Tag: Women in Art

Book Excerpt: Victorine by Drēma Drudge

As I always try to show support for my fellow art in fiction authors, it’s a pleasure to welcome historical fiction author Drēma Drudge to my blog today with an excerpt of her novel Victorine, releasing on March 17th by Fleur de Lis Press

Excerpt:

Chapter One: Portrait of Victorine Meurent, Paris, 1862

I am called The Shrimp, Le Crevette because of my height and because I am as scrappy as those little question-mark-shaped delights that I used to study when my father took me to Les Halles. I would stand before the shrimp tank and watch the wee creatures paw at the water, repeatedly attempting to scale the tank, swimming, sinking, yet always rising again. I hoped eagerly for one to crest the tank, not realizing until later that the lid was there precisely to prevent their escape.  

So why am I reminded of that tank today?

  Today, while I am giving a guitar lesson in my father’s lithography shop, the gifted yet controversial painter, Édouard Manet, enters the shop. He gives me the nod.

 I cover the strings of my guitar with my hand to silence them.

Pѐre has mentioned Manet’s recent patronage of his shop, of course, but I have never been here when the artist has come by.

            “M. Manet, this is my daughter, Victorine. I believe you’ve. . . .”

            “We’ve met,” I say. 

            “And where is it we have met, Mademoiselle?” he asks, wincing as he looks in the vicinity of my nose.

Is this a snub? I run my hand over the swollen, crooked lump of flesh on my face.

  “I must be mistaken.” I turn away, smiling bitterly at my quick temper, at my trying to turn up a nose such as this. Of course he doesn’t recognize me.

            I motion for my student to put her guitar away: “That’s enough for today, dear.” Though she looks at the clock with a puzzled brow, she does as I say.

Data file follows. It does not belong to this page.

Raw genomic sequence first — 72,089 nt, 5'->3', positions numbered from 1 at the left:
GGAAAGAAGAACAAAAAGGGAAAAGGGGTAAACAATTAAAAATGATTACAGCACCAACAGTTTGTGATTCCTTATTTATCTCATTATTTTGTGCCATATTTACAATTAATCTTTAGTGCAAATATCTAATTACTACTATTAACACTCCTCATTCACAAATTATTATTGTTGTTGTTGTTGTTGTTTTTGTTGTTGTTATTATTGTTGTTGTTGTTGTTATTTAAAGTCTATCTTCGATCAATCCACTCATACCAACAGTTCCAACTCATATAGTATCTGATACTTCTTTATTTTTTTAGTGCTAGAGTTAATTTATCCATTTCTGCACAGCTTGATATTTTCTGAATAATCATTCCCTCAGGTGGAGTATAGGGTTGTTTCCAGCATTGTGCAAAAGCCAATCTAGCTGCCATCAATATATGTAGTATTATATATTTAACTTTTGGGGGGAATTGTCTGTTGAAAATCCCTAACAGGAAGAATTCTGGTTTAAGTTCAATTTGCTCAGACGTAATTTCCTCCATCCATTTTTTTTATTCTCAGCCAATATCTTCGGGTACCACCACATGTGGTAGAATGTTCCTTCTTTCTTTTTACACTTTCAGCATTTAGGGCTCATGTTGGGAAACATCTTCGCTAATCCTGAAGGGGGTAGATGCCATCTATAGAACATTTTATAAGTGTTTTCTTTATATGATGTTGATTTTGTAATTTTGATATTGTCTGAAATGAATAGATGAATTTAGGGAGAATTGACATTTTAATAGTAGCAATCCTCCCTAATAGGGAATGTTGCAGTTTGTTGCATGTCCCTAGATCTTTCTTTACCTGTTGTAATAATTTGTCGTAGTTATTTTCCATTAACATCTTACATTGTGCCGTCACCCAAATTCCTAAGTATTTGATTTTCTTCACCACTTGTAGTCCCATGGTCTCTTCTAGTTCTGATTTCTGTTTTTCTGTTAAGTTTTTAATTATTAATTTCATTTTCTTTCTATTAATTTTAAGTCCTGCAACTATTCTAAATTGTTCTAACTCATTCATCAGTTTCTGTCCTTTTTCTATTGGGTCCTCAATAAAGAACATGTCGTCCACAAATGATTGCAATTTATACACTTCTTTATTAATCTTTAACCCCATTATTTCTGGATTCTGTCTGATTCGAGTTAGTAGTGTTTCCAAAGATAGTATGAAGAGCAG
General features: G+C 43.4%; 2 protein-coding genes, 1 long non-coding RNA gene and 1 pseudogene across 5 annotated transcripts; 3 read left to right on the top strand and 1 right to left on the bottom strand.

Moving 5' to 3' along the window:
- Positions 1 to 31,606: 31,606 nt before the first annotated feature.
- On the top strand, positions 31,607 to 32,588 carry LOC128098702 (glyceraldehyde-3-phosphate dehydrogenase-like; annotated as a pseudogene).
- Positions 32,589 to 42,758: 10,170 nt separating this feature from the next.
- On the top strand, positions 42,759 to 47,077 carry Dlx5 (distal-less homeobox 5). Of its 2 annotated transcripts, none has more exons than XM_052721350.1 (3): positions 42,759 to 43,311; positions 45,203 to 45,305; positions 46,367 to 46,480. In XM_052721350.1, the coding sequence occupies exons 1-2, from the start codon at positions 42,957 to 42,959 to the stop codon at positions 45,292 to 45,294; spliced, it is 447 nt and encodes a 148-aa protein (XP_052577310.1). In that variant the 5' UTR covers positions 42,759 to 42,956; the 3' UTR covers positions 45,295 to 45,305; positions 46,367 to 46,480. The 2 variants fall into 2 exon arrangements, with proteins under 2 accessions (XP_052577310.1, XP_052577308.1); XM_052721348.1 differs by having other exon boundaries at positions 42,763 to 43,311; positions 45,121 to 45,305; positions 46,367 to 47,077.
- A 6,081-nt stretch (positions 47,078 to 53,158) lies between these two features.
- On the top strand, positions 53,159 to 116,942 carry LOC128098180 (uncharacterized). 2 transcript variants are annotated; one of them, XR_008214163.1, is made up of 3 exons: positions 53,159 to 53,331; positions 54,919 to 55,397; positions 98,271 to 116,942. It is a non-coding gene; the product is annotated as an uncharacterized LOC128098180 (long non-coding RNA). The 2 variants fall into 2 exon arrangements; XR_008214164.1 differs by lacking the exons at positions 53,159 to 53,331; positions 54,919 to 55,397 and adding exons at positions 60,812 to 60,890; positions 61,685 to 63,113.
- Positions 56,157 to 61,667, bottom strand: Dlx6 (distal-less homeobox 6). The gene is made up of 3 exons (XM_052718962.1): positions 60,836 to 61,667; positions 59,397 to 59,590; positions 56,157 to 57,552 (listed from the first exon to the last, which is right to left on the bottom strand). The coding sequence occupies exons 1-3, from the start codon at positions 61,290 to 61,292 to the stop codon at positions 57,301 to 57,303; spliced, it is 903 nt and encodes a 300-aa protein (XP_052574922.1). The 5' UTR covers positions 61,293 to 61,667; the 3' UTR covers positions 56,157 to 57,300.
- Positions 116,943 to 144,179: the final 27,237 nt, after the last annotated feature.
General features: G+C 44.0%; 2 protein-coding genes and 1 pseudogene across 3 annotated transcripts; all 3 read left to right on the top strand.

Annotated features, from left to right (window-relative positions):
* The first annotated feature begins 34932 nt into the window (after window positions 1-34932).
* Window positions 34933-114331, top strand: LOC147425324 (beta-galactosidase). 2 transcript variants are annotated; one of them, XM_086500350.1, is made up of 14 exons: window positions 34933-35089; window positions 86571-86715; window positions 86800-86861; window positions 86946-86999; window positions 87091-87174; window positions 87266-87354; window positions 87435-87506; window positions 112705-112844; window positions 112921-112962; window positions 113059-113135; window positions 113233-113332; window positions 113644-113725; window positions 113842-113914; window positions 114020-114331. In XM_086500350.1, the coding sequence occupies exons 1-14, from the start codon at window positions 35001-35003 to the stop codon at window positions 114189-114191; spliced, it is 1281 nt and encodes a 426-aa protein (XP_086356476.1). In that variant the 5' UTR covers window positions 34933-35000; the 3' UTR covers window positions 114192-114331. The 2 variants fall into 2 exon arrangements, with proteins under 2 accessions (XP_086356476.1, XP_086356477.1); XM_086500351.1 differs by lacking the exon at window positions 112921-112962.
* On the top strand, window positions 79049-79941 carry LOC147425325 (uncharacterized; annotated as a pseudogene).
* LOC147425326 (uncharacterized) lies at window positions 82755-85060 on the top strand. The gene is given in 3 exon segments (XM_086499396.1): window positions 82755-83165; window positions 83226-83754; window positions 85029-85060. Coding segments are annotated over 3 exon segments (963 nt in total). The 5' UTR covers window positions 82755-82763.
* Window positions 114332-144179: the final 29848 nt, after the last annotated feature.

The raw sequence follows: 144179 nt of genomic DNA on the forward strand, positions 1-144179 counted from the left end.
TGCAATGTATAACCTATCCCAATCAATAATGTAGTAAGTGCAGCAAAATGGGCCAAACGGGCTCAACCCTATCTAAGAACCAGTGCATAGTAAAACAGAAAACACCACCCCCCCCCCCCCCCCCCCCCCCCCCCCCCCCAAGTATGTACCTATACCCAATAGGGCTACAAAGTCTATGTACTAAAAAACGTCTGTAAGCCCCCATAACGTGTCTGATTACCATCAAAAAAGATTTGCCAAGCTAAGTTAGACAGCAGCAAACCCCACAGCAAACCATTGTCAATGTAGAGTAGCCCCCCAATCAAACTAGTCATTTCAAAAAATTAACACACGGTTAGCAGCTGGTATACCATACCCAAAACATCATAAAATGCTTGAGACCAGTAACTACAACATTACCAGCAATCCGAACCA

My father graciously allows me to give lessons in his shop, claiming he loves to hear young musicians learning to play, though I suspect it’s more because my mother hates allowing anyone into our house besides her regular millinery clients.

Manet moves toward me, puts his face close to mine; I don’t pull away, but only because that is the way painters see.  I would have punched another man for standing so close. He snaps his fingers. “Le Crevette?” he exclaims, backs away.

             I raise my chin to regard the posters on my father’s wall. The Compagnie Francaise de Chocolats et des thes declares my father’s fine sense of color, his signature mingling of coral and scarlet. The other posters reveal his repeated twinning of these colors.

            Manet grasps my hand with frank friendliness that I almost believe. Want to believe. “It is you; I’ve seen you model at Coutoure’s. But what has happened to your nose?”

            I rise on my toes, though the height it gives me is minimal. I motion for Gabrielle to gather her music, and she shuffles the sheets.

            I move closer to him while withdrawing my hand from his, take out my emerald green enamel cigarette case (a gift from a wealthy student at Coutoure’s studio) and light a cigarette. I empty my lungs straight at the yellowing ceiling, though my torso is not a foot from his.

            My father frowns and waves the smoke away; how many times must I tell him that I am eighteen and I will smoke if I please? He smokes a pipe sometimes. What’s the difference?

            “I give guitar lessons now. Obviously, I’m no longer a model.”

            Manet’s eyes graze on me. I stand straighter. When I realize it, I relax.

To continue reading, purchase your copy of Victorine here:

https://amzn.to/2TQkC0W

Blurb:

In 1863 Civil War is raging in the United States. Victorine Meurent is posing nude, in Paris, for paintings that will be heralded as the beginning of modern art: Manet’s Olympia and Picnic on the Grass. However, Victorine’s persistent desire is not to be a model but to be a painter herself. In order to live authentically, she finds the strength to flout the expectations of her parents, bourgeois society, and the dominant male artists (whom she knows personally) while never losing her capacity for affection, kindness, and loyalty. Possessing both the incisive mind of a critic and the intuitive and unconventional impulses of an artist, Victorine and her survival instincts are tested in 1870, when the Prussian army lays siege to Paris and rat becomes a culinary delicacy. Drema Drudge’s powerful first novel Victorine not only gives this determined and gifted artist back to us but also recreates an era of important transition into the modern world.